Common Names: Stomatella
Scientific Name: Stomatella varia
Stomatella look like a cross between a slug and a snail. Their shell is fairly flat and inconspicuous compared to the shells of most snails. They are typically mottled brownish green in color, but can also be black, gray or other colors which is where their species name of varia comes from. They stay under about 3/4″ in length.
Due the shell shape, the body is always exposed to some degree and the Stomatella use the techniques of being mostly nocturnal as well as being fast (at least for a snail) to avoid predators. When they are out during the day, they tend to be very secretive. They also can break off the rear portion of their foot to distract an attacker while they make their getaway.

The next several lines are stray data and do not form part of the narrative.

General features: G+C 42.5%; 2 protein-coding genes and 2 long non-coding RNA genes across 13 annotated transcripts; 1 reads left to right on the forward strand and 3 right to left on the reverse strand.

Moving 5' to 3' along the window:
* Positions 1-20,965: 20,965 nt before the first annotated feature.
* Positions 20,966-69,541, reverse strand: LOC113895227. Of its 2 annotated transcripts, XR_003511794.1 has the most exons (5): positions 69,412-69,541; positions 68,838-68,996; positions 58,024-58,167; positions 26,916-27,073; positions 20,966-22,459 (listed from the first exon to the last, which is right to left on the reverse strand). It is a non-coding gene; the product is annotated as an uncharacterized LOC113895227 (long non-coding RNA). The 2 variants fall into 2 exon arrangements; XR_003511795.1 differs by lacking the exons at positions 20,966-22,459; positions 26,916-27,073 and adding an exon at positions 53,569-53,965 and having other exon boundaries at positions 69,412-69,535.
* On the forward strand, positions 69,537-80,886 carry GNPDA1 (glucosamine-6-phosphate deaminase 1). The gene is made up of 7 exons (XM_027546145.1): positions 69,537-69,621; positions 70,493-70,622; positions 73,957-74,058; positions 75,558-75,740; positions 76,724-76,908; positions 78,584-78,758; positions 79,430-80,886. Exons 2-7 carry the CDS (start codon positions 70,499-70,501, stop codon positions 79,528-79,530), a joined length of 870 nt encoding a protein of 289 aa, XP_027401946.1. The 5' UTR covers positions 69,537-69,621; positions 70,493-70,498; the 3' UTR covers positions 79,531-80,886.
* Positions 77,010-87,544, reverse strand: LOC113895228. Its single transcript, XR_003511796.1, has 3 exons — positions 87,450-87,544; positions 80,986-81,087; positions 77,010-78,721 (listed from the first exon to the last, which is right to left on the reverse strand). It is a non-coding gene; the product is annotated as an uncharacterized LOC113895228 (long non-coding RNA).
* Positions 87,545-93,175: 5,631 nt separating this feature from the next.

Since Stomatella are mostly nocturnal a look at the tank walls after dark with a flashlight will usually spot these critters if they are present in the tank.
Good or Bad?
Stomatella are great additions to the reef tank. They are herbivores and feed upon micro algae in the reef tank much like any snail that you might go out to buy to do the same job and have the added benefit that they don’t move stuff around like regular snails can with their large shells and are more discrete if you don’t like a tank with a bunch of snails hanging on the glass.
Stomatella will reproduce in the reef tank, but don’t seem to reach nuisance population levels. Breeding has been observed during the daytime with all individuals climbing up to high points on the live rock and simultaneously releasing their eggs and sperm into the water. This can cause the tank water to look milky for a short time, but is nothing to worry about and will clear on its own. The filter feeders get to eat well when this occurs.
Unfortunately since they don’t have great shell protection, predatory animals in the tank such as hermit crabs, predatory shrimp and perhaps some fish can make a meal of them.
All pictures by ReefCorner and all rights reserved.